Most Asian and European markets rose Monday as traders brushed off another negative performance on Wall Street as US data showed fewer new jobs than expected were created last month but that wages saw a strong gain, keeping pressure on the Federal Reserve in its battle against inflation.
Traders will be keeping a watch on inflation readings out of the United States and China this week as they try to assess the outlook for the global economy with rocketing energy costs and supply snarls compounding problems caused by the fast-spreading Omicron Covid variant.
The closely watched non-farm payrolls figure on Friday came in well short of forecasts, marking a disappointing end to the year, while wage growth beat estimates.
Fed officials are now faced with the problem of having to adjust monetary policy to rein in prices while at the same time avoid damaging the economic recovery and causing a panic on markets as the cheap cash that has fuelled a near-two year rally is removed.
The bank has already started tapering its vast bond-buying programme put in place at the start of the pandemic and has signalled it could start lifting interest rates from record lows from March, with some observers predicting three hikes this year.
There were also indications officials were considering reducing its massive bond holdings, putting further upward pressure on lending costs.
The yield on 10-year Treasuries, a key indicator of future interest rates, climbed last week at its fastest pace in almost a year.
“The US Fed needs to tread carefully in removing policy accommodation — it should not happen too fast otherwise it risks a disruption to the rebound in economic growth and could lead to another ‘taper tantrum’,” Diana Mousina, of AMP Capital, said.
She added that she saw inflation causing further upheaval in markets this year, while US elections in November and geopolitical issues would also play a role.
Meanwhile, the International Monetary Fund warned Monday that emerging economies should prepare for possible rough times as the Fed prepares to hike rates and Covid hits global growth.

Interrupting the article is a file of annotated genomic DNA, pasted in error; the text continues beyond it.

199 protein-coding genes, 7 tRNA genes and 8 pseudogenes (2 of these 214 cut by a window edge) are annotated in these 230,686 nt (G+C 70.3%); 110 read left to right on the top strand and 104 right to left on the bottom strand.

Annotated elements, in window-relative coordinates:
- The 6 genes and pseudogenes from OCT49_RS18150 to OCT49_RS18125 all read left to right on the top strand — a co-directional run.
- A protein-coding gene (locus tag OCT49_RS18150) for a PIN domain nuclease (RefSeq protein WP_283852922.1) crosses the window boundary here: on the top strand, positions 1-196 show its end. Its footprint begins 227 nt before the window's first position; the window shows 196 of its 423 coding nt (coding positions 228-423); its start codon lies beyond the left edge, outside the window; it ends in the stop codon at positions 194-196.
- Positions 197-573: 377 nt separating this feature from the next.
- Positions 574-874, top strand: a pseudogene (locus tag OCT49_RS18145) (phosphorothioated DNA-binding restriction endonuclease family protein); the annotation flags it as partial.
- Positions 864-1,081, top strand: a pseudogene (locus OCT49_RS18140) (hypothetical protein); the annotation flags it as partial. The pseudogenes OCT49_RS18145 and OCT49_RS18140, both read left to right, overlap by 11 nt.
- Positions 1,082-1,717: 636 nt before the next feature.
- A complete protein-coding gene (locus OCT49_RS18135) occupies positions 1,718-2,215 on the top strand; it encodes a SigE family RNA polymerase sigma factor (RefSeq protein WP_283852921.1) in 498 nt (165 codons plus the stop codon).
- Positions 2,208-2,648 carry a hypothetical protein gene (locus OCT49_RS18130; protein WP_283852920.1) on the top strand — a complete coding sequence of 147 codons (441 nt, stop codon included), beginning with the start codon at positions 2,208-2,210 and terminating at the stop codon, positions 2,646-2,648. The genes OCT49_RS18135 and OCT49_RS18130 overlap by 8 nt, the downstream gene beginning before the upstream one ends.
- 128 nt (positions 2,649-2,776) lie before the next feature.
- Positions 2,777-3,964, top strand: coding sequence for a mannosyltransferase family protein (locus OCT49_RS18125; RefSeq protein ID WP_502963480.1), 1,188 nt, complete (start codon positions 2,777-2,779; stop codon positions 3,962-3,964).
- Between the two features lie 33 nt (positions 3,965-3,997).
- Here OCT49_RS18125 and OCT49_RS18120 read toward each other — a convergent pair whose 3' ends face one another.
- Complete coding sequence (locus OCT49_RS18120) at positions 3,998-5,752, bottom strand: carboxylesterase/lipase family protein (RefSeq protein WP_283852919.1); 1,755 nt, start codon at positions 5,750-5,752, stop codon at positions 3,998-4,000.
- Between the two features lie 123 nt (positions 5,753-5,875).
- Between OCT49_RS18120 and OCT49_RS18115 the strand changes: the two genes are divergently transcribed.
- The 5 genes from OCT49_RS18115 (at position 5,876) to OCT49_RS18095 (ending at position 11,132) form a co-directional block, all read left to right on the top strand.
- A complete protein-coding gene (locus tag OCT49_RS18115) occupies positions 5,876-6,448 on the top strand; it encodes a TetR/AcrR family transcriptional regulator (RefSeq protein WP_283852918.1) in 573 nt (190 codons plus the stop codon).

The main focus this week is the release Wednesday of US inflation, which is at a four-decade high.
All three of Wall Street’s main indexes ended down, with the Nasdaq again the worst-hit as tech firms are more susceptible to higher rates owing to the reliance on debt to drive growth.
Asia had an uncertain start but most were up.
Still, Hong Kong extended a recent winning streak into a third day, and Shanghai was also up.
Mainland markets will be attracting attention after China’s securities regulator last week pledged measures to avoid volatility and “firmly” prevent big fluctuations.
Stocks in the country had a tough start to the year as outbreaks of Omicron force local governments — as part of a “zero-Covid” strategy — to impose strict containment and lockdown measures.
Singapore continued its bright start to the year with another healthy gain while there were also advances in Taipei, Manila, Mumbai, Bangkok and Jakarta, though Sydney, Seoul and Wellington dipped. Tokyo was closed for a holiday.
London, Frankfurt and Paris all opened on the front foot.
Oil prices ticked up after Friday’s retreat, with optimism about the demand outlook still outlasting weakness in China caused by the Covid response.
Hong Kong – Hang Seng Index: UP 1.1 percent at 23,746.54 (close)
Shanghai – Composite: UP 0.4 percent at 3,593.52 (close)
Tokyo – Nikkei 225: Closed for a holiday
London – FTSE 100: UP 0.1 percent at 7,492.66
Dollar/yen: UP at 115.79 yen from 115.55 yen late Friday
Euro/dollar: DOWN at $1.1324 from $1.1365
Pound/dollar: DOWN at $1.3582 from $1.3589
Euro/pound: DOWN at 83.37 pence from 83.59 pence
West Texas Intermediate: UP 0.4 percent at $79.23 per barrel
Brent North Sea crude: UP 0.5 percent $82.14 per barrel
New York – DOW: FLAT at 36,231.66 (close)